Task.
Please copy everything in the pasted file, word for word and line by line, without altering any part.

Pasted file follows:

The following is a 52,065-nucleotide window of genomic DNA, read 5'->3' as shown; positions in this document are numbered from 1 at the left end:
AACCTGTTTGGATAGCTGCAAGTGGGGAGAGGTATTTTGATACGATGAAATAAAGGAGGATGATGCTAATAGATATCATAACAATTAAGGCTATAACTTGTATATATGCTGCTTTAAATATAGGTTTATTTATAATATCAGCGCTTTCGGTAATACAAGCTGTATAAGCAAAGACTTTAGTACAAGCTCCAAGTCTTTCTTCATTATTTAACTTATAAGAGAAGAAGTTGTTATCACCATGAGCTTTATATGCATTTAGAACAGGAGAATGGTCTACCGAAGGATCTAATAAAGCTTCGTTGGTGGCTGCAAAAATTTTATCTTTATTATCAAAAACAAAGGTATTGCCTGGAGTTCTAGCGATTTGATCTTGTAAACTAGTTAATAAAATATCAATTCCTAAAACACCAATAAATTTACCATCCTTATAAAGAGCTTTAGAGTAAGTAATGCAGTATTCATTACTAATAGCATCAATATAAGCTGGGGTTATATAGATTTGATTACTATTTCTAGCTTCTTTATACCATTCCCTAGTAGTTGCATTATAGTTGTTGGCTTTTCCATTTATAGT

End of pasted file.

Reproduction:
The following is a 52,065-nucleotide window of genomic DNA, read 5'->3' as shown; positions in this document are numbered from 1 at the left end:
AACCTGTTTGGATAGCTGCAAGTGGGGAGAGGTATTTTGATACGATGAAATAAAGGAGGATGATGCTAATAGATATCATAACAATTAAGGCTATAACTTGTATATATGCTGCTTTAAATATAGGTTTATTTATAATATCAGCGCTTTCGGTAATACAAGCTGTATAAGCAAAGACTTTAGTACAAGCTCCAAGTCTTTCTTCATTATTTAACTTATAAGAGAAGAAGTTGTTATCACCATGAGCTTTATATGCATTTAGAACAGGAGAATGGTCTACCGAAGGATCTAATAAAGCTTCGTTGGTGGCTGCAAAAATTTTATCTTTATTATCAAAAACAAAGGTATTGCCTGGAGTTCTAGCGATTTGATCTTGTAAACTAGTTAATAAAATATCAATTCCTAAAACACCAATAAATTTACCATCCTTATAAAGAGCTTTAGAGTAAGTAATGCAGTATTCATTACTAATAGCATCAATATAAGCTGGGGTTATATAGATTTGATTACTATTTCTAGCTTCTTTATACCATTCCCTAGTAGTTGCATTATAGTTGTTGGCTTTTCCATTTATAGT